In November 1919, President Wilson proclaimed November 11 as the first commemoration of Armistice Day with the following words: "To us in America, the reflections of Armistice Day will be filled with solemn pride in the heroism of those who died in the country’s service and with gratitude for the victory, both because of the thing from which it has freed us and because of the opportunity it has given America to show her sympathy with peace and justice in the councils of the nations…"
Unfortunately, like most American holidays, today it is known as a day for commercialism, for great sale prices and especially for free meals for veterans. Though all of the price breaks are greatly appreciated, I can't help but feel like they miss the point++.
"...filled with solemn pride in the heroism of those who died...and with graditude for the victory..."
My husband often doesn't like the idea of being thanked for doing his job or being regarded a hero for his sacrifices, but he is an important cog in a huge machine .I am oh so proud of his path, his accomplishments and his dedication. I am very thankful that I've had the opportunity to be his MilSpouse for over half of his Navy career (thus far).
November is my most favoritest time of year. It is full of so many important days to me - my birthday, my anniversary, Thanksgiving (my favorite holiday) and also Veterans Day. Veterans Day doesn't celebrate war, but it instead actually honors those who fight to end it.
Thank you to all those past, present and future who have served, continue to serve and will serve. It is a very noble profession and I appreciate that you allow us one day to honor you.
++But the most important question to me is actually "with or without apostrophe?" According to the VA website, Veterans Day does not include an apostrophe but does include an "s" at the end of "veterans" because it is not a day that "belongs" to veterans, it is a day for honoring all veterans.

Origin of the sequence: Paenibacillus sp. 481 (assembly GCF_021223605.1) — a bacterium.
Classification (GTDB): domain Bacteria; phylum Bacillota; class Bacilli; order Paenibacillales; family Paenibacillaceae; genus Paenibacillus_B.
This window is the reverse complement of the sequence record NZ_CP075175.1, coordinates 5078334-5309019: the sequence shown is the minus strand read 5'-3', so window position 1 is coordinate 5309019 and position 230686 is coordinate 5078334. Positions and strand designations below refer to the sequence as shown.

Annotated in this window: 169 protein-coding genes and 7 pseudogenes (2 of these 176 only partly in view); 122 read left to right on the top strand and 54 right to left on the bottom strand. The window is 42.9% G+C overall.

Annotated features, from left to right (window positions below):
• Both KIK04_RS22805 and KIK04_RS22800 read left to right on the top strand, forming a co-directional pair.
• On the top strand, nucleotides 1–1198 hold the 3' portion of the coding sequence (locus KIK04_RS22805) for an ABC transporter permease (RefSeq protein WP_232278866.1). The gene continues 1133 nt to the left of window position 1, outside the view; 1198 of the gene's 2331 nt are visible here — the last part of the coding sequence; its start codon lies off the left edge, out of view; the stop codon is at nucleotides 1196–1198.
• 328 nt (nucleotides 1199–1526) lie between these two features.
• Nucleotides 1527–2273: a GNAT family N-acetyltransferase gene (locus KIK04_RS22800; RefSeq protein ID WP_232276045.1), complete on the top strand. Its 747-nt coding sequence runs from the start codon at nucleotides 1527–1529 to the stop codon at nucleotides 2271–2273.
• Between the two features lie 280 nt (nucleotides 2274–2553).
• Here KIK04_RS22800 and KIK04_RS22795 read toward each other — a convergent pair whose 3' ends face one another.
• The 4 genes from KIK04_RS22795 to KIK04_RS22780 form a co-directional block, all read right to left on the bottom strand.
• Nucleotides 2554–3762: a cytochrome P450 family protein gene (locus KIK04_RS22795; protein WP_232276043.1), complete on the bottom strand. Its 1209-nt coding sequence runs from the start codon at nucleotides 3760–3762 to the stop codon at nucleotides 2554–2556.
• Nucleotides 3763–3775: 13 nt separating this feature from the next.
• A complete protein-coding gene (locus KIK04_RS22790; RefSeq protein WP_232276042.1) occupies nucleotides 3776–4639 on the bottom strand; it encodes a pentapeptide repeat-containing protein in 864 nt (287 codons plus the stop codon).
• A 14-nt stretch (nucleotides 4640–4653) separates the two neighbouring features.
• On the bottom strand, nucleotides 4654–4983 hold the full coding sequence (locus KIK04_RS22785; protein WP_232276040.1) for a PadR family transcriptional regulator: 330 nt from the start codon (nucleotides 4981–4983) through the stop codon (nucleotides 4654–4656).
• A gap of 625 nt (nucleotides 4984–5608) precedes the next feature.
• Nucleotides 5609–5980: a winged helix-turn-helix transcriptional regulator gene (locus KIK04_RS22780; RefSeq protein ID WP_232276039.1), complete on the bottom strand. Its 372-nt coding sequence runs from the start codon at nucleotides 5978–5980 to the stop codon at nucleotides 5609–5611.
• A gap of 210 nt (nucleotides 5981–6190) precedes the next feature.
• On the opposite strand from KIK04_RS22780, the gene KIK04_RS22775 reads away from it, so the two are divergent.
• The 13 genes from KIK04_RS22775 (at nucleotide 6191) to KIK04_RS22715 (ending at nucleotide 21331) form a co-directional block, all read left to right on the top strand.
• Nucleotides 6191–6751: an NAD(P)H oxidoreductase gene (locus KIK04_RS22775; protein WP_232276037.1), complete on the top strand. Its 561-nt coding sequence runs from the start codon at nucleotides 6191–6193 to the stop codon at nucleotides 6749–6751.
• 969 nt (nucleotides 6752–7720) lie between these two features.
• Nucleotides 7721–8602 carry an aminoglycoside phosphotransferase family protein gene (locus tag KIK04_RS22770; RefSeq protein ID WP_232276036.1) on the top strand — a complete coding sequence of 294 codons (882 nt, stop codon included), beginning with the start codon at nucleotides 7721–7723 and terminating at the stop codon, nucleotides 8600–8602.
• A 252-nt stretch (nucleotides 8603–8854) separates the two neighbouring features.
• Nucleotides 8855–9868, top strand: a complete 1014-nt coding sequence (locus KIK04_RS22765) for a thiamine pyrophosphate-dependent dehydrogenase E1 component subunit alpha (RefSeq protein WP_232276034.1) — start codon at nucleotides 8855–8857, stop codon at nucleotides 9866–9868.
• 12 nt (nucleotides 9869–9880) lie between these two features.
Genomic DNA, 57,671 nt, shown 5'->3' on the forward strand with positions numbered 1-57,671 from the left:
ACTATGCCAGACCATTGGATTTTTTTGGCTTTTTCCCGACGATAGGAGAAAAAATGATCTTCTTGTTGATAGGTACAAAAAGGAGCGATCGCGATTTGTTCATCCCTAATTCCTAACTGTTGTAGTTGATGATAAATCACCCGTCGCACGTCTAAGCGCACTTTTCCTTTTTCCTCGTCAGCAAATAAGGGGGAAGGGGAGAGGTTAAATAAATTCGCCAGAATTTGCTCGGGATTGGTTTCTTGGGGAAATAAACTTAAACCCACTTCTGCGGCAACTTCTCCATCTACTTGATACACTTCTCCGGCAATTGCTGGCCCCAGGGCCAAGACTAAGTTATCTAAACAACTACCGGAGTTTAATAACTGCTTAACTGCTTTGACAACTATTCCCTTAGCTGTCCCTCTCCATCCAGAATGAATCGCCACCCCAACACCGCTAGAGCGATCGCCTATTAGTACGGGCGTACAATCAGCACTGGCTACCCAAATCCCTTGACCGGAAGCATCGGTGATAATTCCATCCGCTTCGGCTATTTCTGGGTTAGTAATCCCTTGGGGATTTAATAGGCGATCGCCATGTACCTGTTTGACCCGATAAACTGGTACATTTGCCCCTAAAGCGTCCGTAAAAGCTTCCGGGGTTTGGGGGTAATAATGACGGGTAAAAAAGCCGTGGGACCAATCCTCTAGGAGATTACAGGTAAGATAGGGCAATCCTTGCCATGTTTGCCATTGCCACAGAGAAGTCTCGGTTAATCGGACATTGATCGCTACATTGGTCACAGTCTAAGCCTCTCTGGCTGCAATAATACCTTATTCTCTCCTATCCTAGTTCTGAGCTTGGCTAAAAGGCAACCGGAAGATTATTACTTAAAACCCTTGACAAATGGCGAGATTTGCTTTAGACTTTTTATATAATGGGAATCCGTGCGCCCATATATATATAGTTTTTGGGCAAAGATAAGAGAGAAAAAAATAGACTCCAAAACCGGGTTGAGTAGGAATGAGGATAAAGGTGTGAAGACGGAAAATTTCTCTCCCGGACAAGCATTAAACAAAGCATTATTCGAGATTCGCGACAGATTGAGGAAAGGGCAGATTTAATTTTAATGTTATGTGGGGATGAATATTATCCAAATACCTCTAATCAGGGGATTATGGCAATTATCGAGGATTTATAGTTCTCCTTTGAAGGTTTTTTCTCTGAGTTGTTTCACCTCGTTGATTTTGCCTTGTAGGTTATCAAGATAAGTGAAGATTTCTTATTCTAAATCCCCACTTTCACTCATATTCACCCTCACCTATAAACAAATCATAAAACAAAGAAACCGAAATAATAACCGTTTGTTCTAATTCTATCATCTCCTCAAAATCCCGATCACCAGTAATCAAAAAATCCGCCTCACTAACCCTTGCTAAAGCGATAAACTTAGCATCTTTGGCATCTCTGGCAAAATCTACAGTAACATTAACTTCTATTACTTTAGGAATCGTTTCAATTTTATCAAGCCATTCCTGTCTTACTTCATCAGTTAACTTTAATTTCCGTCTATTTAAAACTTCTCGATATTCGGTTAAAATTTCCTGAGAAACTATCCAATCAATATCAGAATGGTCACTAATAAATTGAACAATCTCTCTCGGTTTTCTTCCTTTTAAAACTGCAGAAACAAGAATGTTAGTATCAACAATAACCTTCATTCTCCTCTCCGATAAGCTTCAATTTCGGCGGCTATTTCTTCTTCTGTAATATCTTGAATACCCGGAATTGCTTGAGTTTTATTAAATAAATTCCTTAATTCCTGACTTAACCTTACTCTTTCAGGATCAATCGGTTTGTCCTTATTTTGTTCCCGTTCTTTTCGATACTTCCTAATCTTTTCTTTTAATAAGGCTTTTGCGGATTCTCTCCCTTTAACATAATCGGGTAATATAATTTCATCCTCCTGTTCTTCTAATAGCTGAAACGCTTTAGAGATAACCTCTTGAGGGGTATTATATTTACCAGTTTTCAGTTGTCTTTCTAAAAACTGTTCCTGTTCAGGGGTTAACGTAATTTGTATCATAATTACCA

1. Oceanfront property. Be it ever so humble, the Navy forces you — just forces you, Dear — to live near an ocean. You have to walk on beaches in the sunset — there is a law. You simply must learn to pick crab or lobster while drinking local beer and listening to Buffett. Porpoises and dolphins are such an every day thing that you don’t even bother to look up when they flash by. Once in a while you get a weirdo billet (NAS Fallon we’re talkin’ to you) where you can’t even remember what the ocean looks like, but most of the time you get to live near the sea.
2. White uniforms. Not only do our own sailors develop miraculously good superstar looks when they don the spanky white version of their uniforms, this trick works for actors, too. Tom Cruise in Top Gun. Richard Gere in Officer and a Gentleman. Cuba Gooding Jr. looking his cutie best in Men of Honor. John Wayne and Cary Grant also quite delightful in Navy garb. Makes you wanna wake up and smell the polyester! Please note: Putting on the “blueberry” uniform does not work the same way, Liam Neeson.
3. New Chief season. The Navy is a service surrounded by history and traditions and customs. One of our favorites happens in August when they do the CPO induction and you see all these ridiculously cheerful people out doing car washes to raise money. We like when good things happen to good people. Now get out there and be the backbone of the Navy.
4. The Big Turnaround. All the services do this in one way or another, but we love when kids join the Navy out of high school. Then they kind of look around and figure out who they are supposed to be and what they are supposed to be doing. My own nephew enlisted in the Navy (and recently reenlisted) and found a place in the world to do good work. Gotta love it.
5. Huge support group. In Navy towns like Norfolk, San Diego, Jacksonville, and Bremerton you can’t walk a block without running into someone with connections to the Navy. Not only have these neighbors walked the walk, but they have really good advice about getting up to speed on all you need to do…along with a nice plate of brownies.